What Dragons Are

“So how do you define a dragon?” I was asked.

“Uh, er. Um.” I did not answer. I didnt even attempt to answer, and
swung the conversation elsewhere until such time as I could answer. Thats
actually a question no ones ever asked me before. Unbelievable, I know.
When conversation headed back in that direction I still didnt have an
answer, but now I do.

“A dragon,” I would have said, “is large and awesome and encompassing, so
large it fits into the spaces between things and often is not noticed at
all. It is dangerous, and aggressive. It breaths fire. It eats people. But
it does not do this all or most of the time; it dwells on the potential
of courses of action and that is, usually, enough.

Dragons know the truth
about things. They frighten people. They frighten people by knowing the
truth about things, and by not caring. Or by saying the truth you didnt
want to hear, speaking fire at you and burning away the old things. You
aren’t afraid the dragon will eat you; you’re afraid the dragon will notice
you, judge you, and find you unworthy of their time. You’re afraid the
dragon will notice you at all.

The dragon’s afraid you’ll notice them. Often
they would prefer not to be notice or bothered, but left alone so they
may observe things from afar. They study things with a detached interest,
often reluctant to interfere. They study things and detach them from the
value system in a way that can be upsetting, for they do not place more
inherent importance in people in preference to crickets. They sometimes
fail to view themselves in the larger picture through a desire to be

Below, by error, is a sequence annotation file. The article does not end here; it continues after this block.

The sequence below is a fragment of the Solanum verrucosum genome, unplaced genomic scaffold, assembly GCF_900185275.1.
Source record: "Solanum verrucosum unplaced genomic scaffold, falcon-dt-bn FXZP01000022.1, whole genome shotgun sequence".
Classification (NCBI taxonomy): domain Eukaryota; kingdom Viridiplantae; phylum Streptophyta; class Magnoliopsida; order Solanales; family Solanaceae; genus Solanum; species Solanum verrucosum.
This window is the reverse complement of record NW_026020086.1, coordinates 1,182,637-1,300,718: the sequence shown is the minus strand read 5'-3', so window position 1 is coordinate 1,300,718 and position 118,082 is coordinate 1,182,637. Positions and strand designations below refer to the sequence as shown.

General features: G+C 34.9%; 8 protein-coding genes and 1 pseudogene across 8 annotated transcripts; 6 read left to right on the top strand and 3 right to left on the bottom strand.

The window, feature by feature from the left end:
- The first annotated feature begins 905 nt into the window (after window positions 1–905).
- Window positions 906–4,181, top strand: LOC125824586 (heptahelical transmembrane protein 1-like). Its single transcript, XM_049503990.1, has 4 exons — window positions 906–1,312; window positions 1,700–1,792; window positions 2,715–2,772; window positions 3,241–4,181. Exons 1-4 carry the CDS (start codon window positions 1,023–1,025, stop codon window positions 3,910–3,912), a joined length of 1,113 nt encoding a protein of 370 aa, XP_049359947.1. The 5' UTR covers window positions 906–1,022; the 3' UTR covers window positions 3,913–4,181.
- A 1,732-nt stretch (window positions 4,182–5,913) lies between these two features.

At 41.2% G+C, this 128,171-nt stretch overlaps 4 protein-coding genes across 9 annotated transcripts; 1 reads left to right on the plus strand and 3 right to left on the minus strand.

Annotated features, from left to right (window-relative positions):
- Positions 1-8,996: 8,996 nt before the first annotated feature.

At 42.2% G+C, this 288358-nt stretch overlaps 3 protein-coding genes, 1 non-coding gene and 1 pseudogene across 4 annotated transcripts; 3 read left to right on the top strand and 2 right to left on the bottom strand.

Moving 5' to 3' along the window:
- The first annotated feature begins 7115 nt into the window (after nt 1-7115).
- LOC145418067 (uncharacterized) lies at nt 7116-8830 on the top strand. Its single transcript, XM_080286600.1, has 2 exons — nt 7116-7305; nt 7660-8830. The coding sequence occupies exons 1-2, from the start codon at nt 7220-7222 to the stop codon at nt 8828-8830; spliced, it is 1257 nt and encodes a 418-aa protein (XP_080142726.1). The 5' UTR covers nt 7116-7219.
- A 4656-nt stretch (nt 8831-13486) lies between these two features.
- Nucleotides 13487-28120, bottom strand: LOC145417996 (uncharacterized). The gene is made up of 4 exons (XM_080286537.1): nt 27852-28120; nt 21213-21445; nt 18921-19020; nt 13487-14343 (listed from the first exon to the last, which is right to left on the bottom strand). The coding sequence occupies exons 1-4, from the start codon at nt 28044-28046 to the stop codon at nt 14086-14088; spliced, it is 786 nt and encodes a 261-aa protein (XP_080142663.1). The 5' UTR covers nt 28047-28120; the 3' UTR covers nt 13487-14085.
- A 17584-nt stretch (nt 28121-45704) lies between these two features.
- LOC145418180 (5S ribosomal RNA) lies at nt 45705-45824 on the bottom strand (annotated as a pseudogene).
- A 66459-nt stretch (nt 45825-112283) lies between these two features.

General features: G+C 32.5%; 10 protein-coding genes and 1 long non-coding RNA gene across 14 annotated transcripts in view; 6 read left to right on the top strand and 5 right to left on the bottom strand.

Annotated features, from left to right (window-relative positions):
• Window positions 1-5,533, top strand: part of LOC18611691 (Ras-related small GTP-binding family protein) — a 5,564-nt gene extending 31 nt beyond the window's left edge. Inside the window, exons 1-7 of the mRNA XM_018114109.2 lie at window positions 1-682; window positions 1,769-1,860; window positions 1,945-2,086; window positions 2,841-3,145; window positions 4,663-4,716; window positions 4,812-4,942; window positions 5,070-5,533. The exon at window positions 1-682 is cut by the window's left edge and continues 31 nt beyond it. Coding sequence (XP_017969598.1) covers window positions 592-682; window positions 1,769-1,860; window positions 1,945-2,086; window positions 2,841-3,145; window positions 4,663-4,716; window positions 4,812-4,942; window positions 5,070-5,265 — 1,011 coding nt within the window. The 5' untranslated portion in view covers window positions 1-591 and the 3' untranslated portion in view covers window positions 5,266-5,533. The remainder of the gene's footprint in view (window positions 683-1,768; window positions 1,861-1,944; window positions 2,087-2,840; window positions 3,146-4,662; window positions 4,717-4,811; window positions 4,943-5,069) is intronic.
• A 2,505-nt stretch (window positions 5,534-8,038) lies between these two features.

apart and alone and left alone, to be the impassive observer, in the
scene but not an active element most of teh time. Unless a catalyst
strikes. Actions may seem capricious, but often spring without apprarent
warning from a firm base of prolonged thought.
They are old. Very old,
but they dont care much about this. Its years, things pass and change,
but mostly stay the same within patterns.

Dragons know who they are and
are so comfortable in this that they may seem arrogant, when really, they
just know who and what they are and don’t feel a need to seek external
confirmation and reinforcement. They often operate outside the standard
and accepted parameters of things because theyve judged the system and
don’t find it useful.
Unuseful things (and people) are not respected, no
matter how potent. This is part of a values-free philosophy…or rather,
the nod to the idea that one should probably value their values rather
than getting them as hand-me-downs.

Dragons are their own system. They
are thus on the whole neither good nor evil, helpful nor uncaring,
friendly or introverted. They are islands.

Dragons are small, medium,
or large animals with a reptilian or mammalian or saurian or avian cast,
who may or may not have wings, may or may not eat people, may or many not
have an intrinsic alignment along an axis of good and evil, may or may not
have an elemental affiliation, may or may not like knitting. Sometimes,
dragons are lonely because of the people they successfully discourage,
by being too honest about themselves and others, by never actually
seeking contact, by being too big and arrogant and eating the neighbors
dog.

Dragons are not aloof for the sake of being aloof; they are aloof
for the sake of not stepping on people, but secretly, because theyre
quite afraid of being stepped on. They want people to be without being
interrupted, and want the same for themselves. Although…it is easier
to observe and not be known. Not everyone can hurt them, but the right
people can. The right an accurate people can hurt something big and
intense because dragons are not perfect.

They are an archetype and a